Origin of English word GIGANTIC

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The word GIGANTIC is addressed in the entry: OGRE

English Word


Edenic Word


Hebrew Word







[ OG]


An OGRE is a hideous monster or giant; mighty     עוג [O]aG / OG, King of Bashan, was the last of the giants of Scripture (Numbers21:33, Deuteronomy3:11). Judging from the Bible illiteracy in graduate literature classes, the fellows who wrote that OGRE was probably coined by French fairy tale writer Charles Perrault (d. 1703) had probably never heard of Og. The Frenchman explains the "re" suffix added to Og's name.


In not pronouncing the Hebrew Ayin / GH like a G or K, remember that the French OGRE would take the voiceless European (Ashkenazic) accent. And is there a Mediterranean (Sephardic), guttural KG or GG version of a giant? Joseph P. Shipley lists the Indo-European root gigas which begat the Greek and Latin gigas and gigantos, bearing offspring like GIANT and GIGANTIC. Italian for GIGANTIC is gigantesco.  GIANT lost its second G.  

It is not wrong to speak of  an Ashkenazi or Sephardi Ayin.  But the guttural and vowel Ayin variants are thought to be only historical, about regional dialects in Sepharad (Iberia) and Ashkenaz (Germanic lands). Global cognates prove that these variants are designed and prehistoric. 

The illiterate Greeks, who clumsily borrowed an alphabet from the Semites, probably paganized the stuff of many Biblical epics. One of these was the account of mighty Og and the Anakim (Nephilim) battling God's army for the rights to settle Canaan. Gigas (Og) is a major figure in their mythic battle between the Titans and the gods. As for Og's wife, note the Old Norse term for OGRESS, gygr. This is the given source for the Scottish word for an evil spirit or ogre, GYRE (2). For other English words from Hebrew names see RUTHLESS.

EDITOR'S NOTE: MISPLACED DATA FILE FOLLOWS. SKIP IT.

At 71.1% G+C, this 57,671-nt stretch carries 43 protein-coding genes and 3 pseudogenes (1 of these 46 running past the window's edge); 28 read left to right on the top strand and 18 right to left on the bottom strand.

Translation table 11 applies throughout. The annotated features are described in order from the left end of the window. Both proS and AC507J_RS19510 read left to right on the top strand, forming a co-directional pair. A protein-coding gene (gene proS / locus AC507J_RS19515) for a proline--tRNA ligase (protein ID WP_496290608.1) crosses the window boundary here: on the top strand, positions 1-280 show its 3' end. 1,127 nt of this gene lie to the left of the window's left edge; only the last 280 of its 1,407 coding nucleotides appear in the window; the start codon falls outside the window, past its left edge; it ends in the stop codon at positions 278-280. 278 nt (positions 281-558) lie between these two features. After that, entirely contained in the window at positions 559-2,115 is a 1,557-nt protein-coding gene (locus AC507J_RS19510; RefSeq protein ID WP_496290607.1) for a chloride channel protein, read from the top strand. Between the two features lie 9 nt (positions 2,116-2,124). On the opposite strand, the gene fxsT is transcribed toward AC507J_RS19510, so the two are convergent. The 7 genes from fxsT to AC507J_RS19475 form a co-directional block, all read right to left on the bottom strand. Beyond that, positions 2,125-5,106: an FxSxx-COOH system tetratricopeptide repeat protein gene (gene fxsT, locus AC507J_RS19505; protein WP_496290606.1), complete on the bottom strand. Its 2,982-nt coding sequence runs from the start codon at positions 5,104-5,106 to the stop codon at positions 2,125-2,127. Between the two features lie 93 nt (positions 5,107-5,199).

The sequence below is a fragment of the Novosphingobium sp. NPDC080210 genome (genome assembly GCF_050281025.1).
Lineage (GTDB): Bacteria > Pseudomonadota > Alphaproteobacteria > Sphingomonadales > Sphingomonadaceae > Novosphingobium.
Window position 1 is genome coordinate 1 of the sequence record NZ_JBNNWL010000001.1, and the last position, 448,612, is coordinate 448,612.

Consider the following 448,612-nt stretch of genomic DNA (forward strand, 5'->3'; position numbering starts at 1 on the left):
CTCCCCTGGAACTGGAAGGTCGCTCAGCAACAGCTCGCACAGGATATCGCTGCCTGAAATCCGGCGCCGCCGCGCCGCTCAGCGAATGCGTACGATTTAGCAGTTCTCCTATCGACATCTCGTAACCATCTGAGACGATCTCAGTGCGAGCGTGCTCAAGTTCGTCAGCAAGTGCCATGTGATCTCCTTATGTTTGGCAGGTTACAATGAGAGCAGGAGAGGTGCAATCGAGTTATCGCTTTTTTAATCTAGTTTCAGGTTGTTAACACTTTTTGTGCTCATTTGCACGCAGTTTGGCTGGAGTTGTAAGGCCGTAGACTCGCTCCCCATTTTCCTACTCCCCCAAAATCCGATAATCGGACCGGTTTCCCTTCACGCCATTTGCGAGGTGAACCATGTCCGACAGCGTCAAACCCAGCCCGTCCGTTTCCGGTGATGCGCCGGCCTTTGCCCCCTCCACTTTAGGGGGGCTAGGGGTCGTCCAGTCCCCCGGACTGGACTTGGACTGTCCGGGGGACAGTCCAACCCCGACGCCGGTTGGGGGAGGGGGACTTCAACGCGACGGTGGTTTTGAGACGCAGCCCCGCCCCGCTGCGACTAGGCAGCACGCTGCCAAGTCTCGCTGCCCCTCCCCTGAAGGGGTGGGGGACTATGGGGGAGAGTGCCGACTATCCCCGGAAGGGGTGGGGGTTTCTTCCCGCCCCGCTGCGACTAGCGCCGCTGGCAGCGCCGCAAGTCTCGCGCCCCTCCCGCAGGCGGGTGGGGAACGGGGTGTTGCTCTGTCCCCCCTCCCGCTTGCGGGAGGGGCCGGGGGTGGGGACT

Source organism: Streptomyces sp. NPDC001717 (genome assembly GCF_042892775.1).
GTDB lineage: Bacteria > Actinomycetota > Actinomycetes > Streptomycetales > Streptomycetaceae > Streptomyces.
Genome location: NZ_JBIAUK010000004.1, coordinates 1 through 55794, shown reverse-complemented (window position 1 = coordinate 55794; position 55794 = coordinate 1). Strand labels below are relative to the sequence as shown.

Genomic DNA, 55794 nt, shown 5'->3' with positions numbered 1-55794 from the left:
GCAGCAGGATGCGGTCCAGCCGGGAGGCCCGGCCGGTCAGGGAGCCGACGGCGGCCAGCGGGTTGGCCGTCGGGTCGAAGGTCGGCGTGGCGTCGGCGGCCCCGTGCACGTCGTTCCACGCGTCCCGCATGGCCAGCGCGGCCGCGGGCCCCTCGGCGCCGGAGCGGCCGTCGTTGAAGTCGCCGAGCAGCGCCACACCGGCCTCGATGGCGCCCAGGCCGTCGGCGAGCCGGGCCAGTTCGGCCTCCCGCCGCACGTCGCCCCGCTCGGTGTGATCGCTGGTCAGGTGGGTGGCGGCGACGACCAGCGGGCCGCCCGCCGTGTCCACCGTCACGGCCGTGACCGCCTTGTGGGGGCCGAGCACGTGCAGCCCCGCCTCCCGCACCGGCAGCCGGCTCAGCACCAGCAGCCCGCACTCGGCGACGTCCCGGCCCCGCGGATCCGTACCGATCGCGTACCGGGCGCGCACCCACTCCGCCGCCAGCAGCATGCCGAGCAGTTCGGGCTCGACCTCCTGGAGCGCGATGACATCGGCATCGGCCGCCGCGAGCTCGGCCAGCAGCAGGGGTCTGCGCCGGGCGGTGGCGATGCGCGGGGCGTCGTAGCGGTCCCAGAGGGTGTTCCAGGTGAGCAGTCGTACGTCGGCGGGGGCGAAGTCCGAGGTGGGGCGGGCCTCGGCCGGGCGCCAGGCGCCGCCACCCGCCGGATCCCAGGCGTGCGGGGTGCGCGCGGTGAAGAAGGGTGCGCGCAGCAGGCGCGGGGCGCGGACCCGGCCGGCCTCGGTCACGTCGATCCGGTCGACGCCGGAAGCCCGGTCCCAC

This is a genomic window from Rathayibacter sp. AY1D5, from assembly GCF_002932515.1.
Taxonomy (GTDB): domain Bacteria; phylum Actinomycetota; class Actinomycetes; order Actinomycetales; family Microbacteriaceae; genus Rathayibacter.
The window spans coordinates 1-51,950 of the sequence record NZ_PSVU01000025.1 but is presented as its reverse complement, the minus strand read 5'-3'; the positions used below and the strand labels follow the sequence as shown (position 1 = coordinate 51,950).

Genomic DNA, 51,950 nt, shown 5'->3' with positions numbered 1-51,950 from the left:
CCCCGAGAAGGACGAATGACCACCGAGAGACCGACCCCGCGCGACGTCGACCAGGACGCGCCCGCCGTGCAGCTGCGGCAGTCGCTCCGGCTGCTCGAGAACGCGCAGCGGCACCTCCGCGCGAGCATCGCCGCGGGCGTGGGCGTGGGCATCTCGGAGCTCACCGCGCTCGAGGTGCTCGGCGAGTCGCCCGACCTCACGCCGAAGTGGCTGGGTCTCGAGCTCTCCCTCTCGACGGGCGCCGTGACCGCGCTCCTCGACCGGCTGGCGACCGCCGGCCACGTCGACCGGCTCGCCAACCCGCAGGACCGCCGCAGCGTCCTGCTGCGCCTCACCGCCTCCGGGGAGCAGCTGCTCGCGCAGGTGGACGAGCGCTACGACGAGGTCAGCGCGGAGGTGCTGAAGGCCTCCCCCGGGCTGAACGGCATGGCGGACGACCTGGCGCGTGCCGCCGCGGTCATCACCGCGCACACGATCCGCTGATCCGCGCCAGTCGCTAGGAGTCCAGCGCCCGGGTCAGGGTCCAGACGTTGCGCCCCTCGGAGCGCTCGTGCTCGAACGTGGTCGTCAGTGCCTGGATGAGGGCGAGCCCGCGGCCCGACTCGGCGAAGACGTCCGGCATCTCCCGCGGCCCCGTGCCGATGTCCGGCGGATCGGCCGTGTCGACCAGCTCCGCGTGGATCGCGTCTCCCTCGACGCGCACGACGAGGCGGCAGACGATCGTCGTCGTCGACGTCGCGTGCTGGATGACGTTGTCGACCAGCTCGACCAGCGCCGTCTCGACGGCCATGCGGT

A synonym for GIGANTIC, HUGE is actually a cognate, as Ayin / GH  can be rendered as just an H (see HONEY).

HUGE is easily from our Ayin-Gimel source of GIGANTIC words. HUGE (see HUGE) is traced to Old French ahoge (of uncertain origin, but considered a possible relative of HIGH).

Japanese “big, large, great” is okii – only a guttural shift from [O]aG.  This is further evidence that Ayin-Gimel meant “giant” before Og was named.  Another giant Biblical contribution is  at “COLLOSUS.” 

John Phillip Cohane’s The Key (Schocken, N.Y.,1976) ascribes scores of place names to Og, epecially from Ireland to North Africa.   There is  a towering Welsh goblin or giant named Hough or Ough [both variants of Ayin];  was king of the French goblins; Hagan was a legendary giant in Norwegian and German mythology  Ogier was a mighty warrior in Danish mythology  The Choctaw indians, originally from the southeastern U.S., have a Oklatabashish, meaning “survivor of the Great Flood.”  Jewish lore has Og surviving the flood by hanging on to Noah’s ark.  Cohane feels that UGLY is from Og.

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